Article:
Food Museum and Gallery: Who’s the first Chicken Rice hawker in Singapore?

By Thammika Songkaeo - Tuesday, Oct 14, 2014

Many of us don’t know of or have yet to step into the National Museum of Singapore – a pity of sorts, as the museum is free for those who are citizens and PRs (and a worthy $10 for foreigners), and its location is so central that there is no logistical excuse to avoid it. Now, there’s some bad news of sorts: the Food Gallery has been closed for renovations since Monday, September 29. It’s an unfortunately long period of nothingness for the audience.


A video showing how satay is made is just one of many short movies in the gallery


The food gallery offered an overview of ten dishes common and special to Singapore, ranging from char kwayteow to roti prata, satay, and, of course, chicken rice. Brief paragraphs explained the history of these dishes, and the information even told us who – you won’t believe this – was the first person to bring chicken rice to Singapore. His name was Wang Yiyuan, and he started off selling chicken rice balls wrapped in banana leaves as an itinerant hawker in the 1920s, according to the gallery. We also find out why Kueh Tu Tu is called such. According to the gallery, “tutu” was the sound that the seller’s instrument made when he used to hawk the kueh. Now, we can’t say that we believe fully in this information because there’s no clear argument for why other theories – such as “tutu” being a deviation of “putu” (another popular and similar kueh) – aren’t true, but hey, at least we’re fed another idea.


These hawker tools remind us of the dirt and sweat of those who fed.


Before this much industrialization, making food required familiarity with specialized tools.


In addition to quick written histories, we also saw videos of old Singapore – both with actual and dramatized footage – and they were simply mind-boggling, especially for the younger people. We heard accounts of a Singapore very foreign to them. Older folks in the videos recounted how cows were dragged along dirt-ridden kampong pathways to deliver fresh milk to customers. A dramatized father-son pairalso showed that passing on food knowledge in the past came not with the approach in today’s fun cooking schools, but rather, it came withsome scary silence. The young boy, barely six years old, had to prove to his father that he had memorized all the ingredients of Bak Kut Teh. He also had to know where each was located in the cupboard, whose drawers all looked alike. Such scenes – of fresh cow milk and young culinary consciousness – have become as removed as our affinity for the old school Knickerbocker Glory (“The what?” you ask.)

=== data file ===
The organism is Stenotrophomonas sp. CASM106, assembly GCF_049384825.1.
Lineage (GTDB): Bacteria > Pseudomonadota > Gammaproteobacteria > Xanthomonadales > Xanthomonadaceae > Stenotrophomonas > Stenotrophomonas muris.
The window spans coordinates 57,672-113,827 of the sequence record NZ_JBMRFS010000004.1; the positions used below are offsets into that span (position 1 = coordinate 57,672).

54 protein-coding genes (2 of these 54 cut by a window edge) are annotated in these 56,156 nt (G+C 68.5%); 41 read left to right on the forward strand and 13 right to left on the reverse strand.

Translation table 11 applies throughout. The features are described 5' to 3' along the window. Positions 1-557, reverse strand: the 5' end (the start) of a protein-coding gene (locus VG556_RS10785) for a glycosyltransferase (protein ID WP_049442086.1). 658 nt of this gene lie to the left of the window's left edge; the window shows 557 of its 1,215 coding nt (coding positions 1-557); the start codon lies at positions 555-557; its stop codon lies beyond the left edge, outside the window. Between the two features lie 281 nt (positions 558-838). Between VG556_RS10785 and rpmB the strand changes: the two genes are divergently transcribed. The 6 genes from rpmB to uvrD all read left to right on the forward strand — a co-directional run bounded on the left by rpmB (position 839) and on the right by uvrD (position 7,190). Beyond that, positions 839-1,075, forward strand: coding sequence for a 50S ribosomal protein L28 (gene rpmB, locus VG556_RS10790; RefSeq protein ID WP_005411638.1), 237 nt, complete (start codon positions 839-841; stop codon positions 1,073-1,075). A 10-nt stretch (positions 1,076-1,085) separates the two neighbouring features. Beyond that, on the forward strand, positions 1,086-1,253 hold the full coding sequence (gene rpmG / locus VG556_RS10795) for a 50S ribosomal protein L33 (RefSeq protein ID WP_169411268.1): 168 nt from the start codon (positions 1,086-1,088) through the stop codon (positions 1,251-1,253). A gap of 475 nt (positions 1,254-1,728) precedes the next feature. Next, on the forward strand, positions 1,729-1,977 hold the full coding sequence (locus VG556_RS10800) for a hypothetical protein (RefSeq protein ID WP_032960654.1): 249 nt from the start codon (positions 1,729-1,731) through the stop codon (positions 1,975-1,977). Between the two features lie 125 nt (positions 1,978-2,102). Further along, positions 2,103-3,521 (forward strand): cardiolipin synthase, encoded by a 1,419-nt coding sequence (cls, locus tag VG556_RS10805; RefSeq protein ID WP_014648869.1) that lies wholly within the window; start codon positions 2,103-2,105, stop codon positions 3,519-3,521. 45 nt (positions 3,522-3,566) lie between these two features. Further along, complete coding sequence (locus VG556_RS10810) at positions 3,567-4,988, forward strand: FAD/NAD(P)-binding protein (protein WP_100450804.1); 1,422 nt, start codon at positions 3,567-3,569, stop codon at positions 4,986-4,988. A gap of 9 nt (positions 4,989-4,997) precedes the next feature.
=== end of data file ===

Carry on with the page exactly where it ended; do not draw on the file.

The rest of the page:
Original artefacts several decades old are seldom found anywhere else.


Although we’re sad that the gallery won’t be around for others to see now, we’re also hoping that the renovations will be worth it. Here’s our wish list: that it is made relevant for today’s audience, many of whom can’t differentiate lor mee from Hainan beef kway teow. It should be made more fun, connecting to them like how Instagram and other online social media do. And please, includes lots of huge delicious pictures. Sure, keep that old Kueh Tu Tu cart artefact, but make it interactive, allow hands-on cooking and handling. Singapore’s food culture is more than that platter pot of ten dishes, and there’s some dubitable matter that we hope will be explained further in its rebirth. It should celebrate our food culture, not just showcase it, especially so when it will resurface in the midst of our SG50 celebrations next year.


The first electric Kueh Tu Tu cart, dating from the mid-twentieth century.


And hey, it would be nice if the eateries there offered a sense of what you hawk at the new Food Gallery. It would make this exhibition and experience, truly multi-sensory.